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Lacquer vs Varnish vs Shellac vs Polyurethane vs Conversion Varnish

Lacquer, Varnish, Shellac, Conversion Varnish, and Polyurethane all serve to protect a wood product from water, heat, and other spills.  By applying a topcoat you can have a finished wood project that lasts for a long time to come. However, each type of finish has a variety of pros and cons that you should consider to better determine which may be right for your application. We will cover the pros and cons of Lacquer, Varnish, Shellac, Conversion Varnish and Polyurethane in this article so you can better determine which is right for your application.

Lacquer

Lacquer was introduced in the 1920’s and touted to be the ultimate wood finish.  It offered ease of application and better resistance to water, heat, alcohol, and acids.  Additionally, it was synthetic which made it more available than the common alternative at the time, Shellac. Lacquer is available in two types for wood – nitrocellulose and butyrate or (CAB). Cab is typically a bit more expensive but has less yellow of a tint which allows it to remain clearer as it wears over time in comparison to nitrocellulose lacquers.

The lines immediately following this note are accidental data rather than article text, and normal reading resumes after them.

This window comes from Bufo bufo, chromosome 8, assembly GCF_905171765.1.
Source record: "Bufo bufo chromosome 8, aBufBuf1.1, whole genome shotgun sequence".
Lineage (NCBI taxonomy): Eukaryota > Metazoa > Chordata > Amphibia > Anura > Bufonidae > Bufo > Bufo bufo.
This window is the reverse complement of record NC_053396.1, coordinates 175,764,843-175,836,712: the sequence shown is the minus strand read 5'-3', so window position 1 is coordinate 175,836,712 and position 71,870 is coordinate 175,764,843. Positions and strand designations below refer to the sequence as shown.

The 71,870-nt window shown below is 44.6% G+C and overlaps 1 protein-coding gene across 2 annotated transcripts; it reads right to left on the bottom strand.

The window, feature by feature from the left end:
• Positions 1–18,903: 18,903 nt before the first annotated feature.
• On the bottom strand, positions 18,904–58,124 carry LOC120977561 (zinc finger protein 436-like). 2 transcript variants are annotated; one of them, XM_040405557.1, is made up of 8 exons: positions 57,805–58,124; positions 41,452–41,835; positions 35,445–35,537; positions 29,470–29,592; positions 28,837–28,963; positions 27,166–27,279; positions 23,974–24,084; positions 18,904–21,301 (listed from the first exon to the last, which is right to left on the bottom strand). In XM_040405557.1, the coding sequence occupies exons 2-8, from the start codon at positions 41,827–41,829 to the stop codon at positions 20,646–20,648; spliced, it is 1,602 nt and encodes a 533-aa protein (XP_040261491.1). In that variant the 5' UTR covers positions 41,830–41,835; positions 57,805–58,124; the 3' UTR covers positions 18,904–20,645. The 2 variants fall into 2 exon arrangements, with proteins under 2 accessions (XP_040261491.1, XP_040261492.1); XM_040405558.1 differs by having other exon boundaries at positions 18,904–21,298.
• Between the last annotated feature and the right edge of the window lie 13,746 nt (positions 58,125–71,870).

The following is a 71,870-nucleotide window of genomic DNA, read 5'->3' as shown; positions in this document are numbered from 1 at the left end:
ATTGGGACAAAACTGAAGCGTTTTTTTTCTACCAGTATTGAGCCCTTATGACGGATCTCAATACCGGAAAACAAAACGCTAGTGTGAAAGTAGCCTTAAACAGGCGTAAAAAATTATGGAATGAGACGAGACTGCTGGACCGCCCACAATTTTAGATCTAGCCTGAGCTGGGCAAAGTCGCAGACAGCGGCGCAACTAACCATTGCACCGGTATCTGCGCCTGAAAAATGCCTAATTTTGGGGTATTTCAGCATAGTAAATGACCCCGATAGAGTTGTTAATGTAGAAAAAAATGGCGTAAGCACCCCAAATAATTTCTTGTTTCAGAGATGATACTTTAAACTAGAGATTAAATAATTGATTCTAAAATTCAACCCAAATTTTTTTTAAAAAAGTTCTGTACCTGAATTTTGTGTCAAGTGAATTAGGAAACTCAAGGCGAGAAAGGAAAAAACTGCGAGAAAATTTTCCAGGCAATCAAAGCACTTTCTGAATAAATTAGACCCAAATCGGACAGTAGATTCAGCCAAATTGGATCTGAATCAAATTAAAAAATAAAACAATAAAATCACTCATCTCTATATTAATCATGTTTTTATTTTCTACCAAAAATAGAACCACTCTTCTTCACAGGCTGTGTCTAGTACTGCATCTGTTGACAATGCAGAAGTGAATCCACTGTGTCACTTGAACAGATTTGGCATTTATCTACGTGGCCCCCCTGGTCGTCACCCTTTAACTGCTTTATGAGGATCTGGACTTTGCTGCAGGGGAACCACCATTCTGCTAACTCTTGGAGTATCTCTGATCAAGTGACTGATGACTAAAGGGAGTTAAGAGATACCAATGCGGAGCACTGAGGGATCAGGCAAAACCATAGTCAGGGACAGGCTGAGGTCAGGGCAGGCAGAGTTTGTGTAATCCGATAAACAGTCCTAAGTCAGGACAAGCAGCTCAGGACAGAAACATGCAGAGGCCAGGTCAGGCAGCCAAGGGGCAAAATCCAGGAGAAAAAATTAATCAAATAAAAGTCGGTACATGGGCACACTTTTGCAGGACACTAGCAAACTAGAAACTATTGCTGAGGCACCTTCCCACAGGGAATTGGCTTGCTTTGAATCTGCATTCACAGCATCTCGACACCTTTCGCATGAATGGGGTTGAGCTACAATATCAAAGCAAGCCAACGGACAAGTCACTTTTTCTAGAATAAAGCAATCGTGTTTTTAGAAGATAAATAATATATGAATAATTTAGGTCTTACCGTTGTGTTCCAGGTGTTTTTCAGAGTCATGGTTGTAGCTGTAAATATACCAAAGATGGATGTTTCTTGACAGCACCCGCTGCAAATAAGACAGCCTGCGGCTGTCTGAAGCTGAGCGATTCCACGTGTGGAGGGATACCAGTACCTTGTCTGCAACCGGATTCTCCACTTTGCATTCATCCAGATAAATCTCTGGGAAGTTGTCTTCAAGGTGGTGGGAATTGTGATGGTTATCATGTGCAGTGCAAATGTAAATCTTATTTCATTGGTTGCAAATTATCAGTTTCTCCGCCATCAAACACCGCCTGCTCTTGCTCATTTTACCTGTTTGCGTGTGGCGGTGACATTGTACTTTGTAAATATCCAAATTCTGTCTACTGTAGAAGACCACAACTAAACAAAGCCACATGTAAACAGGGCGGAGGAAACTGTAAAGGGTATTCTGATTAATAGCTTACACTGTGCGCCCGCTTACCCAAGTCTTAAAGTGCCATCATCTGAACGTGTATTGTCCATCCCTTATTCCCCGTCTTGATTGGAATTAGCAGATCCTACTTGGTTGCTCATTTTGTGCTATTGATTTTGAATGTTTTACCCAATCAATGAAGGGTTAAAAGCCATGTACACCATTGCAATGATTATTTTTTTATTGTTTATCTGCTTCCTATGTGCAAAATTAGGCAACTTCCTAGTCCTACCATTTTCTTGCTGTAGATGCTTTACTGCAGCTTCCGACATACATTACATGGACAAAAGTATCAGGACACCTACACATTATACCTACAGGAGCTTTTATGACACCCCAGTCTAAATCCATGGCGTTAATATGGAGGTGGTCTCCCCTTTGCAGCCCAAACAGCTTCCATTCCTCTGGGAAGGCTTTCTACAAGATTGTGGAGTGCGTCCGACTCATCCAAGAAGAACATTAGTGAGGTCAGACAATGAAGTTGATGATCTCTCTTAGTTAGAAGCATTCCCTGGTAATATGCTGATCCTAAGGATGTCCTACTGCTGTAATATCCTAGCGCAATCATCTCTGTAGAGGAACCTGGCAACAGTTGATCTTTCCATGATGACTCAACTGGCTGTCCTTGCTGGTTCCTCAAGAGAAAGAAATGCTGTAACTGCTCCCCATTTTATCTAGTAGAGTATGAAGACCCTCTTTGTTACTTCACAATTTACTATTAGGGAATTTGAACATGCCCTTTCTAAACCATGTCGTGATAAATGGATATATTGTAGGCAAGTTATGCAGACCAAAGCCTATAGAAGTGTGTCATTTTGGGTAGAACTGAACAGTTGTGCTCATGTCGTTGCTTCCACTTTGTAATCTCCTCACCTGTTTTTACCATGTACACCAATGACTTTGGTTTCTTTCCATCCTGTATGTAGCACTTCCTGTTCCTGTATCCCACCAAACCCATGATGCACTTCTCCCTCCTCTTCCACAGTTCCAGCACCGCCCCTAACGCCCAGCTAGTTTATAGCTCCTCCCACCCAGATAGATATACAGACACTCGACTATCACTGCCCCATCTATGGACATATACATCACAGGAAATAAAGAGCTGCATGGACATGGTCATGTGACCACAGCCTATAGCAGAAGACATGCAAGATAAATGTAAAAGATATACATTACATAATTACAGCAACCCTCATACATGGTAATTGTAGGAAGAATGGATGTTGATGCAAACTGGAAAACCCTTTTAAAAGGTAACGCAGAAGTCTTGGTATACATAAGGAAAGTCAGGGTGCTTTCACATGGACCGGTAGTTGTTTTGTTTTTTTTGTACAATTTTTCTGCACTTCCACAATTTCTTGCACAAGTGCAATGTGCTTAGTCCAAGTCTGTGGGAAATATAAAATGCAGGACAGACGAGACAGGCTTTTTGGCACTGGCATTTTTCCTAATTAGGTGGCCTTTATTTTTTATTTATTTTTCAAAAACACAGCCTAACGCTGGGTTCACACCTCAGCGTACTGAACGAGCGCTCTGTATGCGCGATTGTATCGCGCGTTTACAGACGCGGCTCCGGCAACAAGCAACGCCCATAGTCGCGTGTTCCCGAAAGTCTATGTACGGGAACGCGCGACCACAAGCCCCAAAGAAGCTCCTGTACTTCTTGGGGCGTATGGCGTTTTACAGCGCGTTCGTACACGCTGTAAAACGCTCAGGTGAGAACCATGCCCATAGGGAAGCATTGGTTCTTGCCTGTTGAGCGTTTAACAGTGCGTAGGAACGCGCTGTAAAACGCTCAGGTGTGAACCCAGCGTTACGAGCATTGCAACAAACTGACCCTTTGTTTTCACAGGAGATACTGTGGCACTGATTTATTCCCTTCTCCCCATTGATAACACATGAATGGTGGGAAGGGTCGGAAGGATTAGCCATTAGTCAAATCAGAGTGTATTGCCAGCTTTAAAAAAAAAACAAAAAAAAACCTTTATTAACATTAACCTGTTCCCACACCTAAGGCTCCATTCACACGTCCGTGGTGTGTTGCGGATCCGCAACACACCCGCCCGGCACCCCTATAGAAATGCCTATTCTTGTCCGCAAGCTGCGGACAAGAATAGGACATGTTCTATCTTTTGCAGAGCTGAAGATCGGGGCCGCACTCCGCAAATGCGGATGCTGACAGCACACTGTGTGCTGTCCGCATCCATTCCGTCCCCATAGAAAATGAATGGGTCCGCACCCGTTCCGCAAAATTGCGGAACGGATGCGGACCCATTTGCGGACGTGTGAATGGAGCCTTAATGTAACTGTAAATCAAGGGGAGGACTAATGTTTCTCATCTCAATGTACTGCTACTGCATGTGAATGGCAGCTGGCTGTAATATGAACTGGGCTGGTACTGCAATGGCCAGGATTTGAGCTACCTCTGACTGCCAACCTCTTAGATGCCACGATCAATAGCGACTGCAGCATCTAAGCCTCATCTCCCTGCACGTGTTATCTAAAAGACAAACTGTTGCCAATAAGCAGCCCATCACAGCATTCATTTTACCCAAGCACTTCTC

Pros of lacquer

  • Fast drying which makes it ideal to be applied with a spray gun like a Binks Trophy Spray Gun or an Air Assist Airless (making it one potential option for production finishing work)
  • Tolerates climate differences well – Lacquer is compatible with a variety of solvents which you can choose an appropriate solvent to help compensate for any weather conditions
  • Ease of repair – Since lacquer cures through evaporation quickly it can be easily repaired or removed compared to other finishes
  • Quick drying time can help reduce issues with dust settling in your finish
  • Relatively Low Cost
  • Variety of appearance – Due to a lot of formulations that are available it is available with a variety of appearances

Cons of Lacquer

  • Has high VOC content which is harmful to the environment
  • Less resistant to heat, solvent, acid, and alkali when compared to varnish
  • Limited scratch resistance
  • Low solid content results in poor film building properties

Varnish

Varnish which includes polyurethane and conversion varnish is the most durable of the finishes.  It protects well against heat, solvents, acids, wear, alkyds, and water.

Pros of Varnish

  • Resistance to heat, wear, solvents, acids, and alkalis – the crosslinking of resin molecules result in an extremely durable finish. It takes significant exposure to solvents, acids, alkalis, or heat to damage a varnish finish
  • Resistance to water – again due to the crosslinks that are formed varnish excels at preventing water from passing through
  • Easy to brush and hard to spray (with the exception of conversion varnish)

Cons of Varnish

  • Slow Cure times – Varnish takes a long time to dry which is why it is easy to brush on as you have a lot of time to work with. However, the long dry time allows for greater potential for dust to settle in your finish